Brutus, Dennis Vincent, 1924–2009, South African poet, b. Salisbury, Rhodesia (now Harare, Zimbabwe). Brutus grew up in South Africa and received (1947) his B.A. from the Univ. of Fort Hare in Alice. He taught high school from 1948 until 1962, when as a result of his political activism, notably his protests against all-white South African sports, he was fired from his job and imprisoned (1963). In 1966 his works were banned, and he was sent into exile. His testimony concerning apartheid helped win support for the ban against South Africa's participation in the 1970 Olympic Games. Brutus emigrated (1971) to the United States and taught at several American universities, including Northwestern (1971–85) and Pittsburgh (1986–2009), where he was professor emeritus. Most of Brutus's restrained yet emotional, beautifully crafted, and deeply personal poetry reflects his prison experiences, his struggle for justice, and the agony of political exile. Remaining an activist, Brutus in his later years opposed the practices of various world financial organizations and called for action against global warming. Brutus's first published volume of poetry was Sirens, Knuckles, Boots (1963); his others include Letters to Martha and Other Poems from a South African Prison (1969), A Simple Lust (1973), Stubborn Hope (1978), Salutes and Censures (1984), Airs and Tributes (1989), and Still the Sirens (1993).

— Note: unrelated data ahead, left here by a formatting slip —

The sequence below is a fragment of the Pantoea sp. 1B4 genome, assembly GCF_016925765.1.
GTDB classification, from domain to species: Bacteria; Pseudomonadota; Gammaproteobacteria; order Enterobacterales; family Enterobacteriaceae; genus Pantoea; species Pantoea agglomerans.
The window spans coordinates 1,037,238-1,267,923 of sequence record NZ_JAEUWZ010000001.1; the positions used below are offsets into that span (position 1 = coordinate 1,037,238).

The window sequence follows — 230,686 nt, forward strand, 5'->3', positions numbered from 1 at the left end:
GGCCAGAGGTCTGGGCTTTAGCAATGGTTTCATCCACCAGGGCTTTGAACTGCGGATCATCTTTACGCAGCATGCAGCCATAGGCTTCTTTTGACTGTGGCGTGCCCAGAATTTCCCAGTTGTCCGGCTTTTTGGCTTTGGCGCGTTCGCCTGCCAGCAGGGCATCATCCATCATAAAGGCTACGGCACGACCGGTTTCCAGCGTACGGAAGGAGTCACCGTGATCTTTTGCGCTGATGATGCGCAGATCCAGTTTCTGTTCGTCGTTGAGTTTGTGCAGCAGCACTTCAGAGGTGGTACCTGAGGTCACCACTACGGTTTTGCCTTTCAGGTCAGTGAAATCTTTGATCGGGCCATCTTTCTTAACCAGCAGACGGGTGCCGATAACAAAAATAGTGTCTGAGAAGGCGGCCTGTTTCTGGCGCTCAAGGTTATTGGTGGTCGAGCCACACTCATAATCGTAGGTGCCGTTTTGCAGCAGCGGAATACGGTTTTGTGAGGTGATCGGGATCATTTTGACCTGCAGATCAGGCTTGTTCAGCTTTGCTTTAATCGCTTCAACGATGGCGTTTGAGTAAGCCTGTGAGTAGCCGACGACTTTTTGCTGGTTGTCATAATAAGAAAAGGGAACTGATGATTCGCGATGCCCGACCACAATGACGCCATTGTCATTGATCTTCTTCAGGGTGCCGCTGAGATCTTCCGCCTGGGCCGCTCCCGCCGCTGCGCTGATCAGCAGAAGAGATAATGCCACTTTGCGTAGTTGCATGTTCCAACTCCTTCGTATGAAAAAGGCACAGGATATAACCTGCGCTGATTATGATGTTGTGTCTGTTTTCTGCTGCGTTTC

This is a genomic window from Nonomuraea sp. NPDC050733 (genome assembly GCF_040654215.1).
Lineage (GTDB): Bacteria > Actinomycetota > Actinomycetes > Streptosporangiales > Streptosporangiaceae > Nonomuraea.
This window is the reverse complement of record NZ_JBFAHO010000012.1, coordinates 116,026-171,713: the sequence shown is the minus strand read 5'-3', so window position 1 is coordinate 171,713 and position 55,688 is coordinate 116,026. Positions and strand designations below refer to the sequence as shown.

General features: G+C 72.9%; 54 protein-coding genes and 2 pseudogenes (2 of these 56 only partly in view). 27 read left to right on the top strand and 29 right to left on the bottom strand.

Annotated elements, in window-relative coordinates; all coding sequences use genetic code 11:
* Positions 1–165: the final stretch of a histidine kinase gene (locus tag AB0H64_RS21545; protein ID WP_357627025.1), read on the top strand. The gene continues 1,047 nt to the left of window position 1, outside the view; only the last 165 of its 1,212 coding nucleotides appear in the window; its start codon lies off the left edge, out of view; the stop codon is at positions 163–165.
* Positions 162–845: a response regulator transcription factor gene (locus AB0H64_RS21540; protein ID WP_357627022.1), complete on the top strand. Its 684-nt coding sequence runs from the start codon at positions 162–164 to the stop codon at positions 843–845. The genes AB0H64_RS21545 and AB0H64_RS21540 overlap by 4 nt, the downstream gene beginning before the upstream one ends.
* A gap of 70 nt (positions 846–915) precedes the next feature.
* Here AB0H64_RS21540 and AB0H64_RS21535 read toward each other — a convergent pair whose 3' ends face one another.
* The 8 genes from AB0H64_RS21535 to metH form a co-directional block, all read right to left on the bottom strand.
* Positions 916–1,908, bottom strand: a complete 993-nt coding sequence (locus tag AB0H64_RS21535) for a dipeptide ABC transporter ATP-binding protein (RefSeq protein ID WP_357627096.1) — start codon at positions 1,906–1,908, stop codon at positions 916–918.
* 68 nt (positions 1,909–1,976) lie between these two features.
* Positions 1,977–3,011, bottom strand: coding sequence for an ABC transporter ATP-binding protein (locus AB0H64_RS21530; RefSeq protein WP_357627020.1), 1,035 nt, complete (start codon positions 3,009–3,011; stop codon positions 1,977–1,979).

See C. W. McLuckie and P. J. Colbert, ed., Critical Perspectives on Dennis Brutus (1995); A. Karim and L. Sustar, ed., Poetry & Protest: A Dennis Brutus Reader (2006); Dennis Brutus (National Public Radio recording, 1986).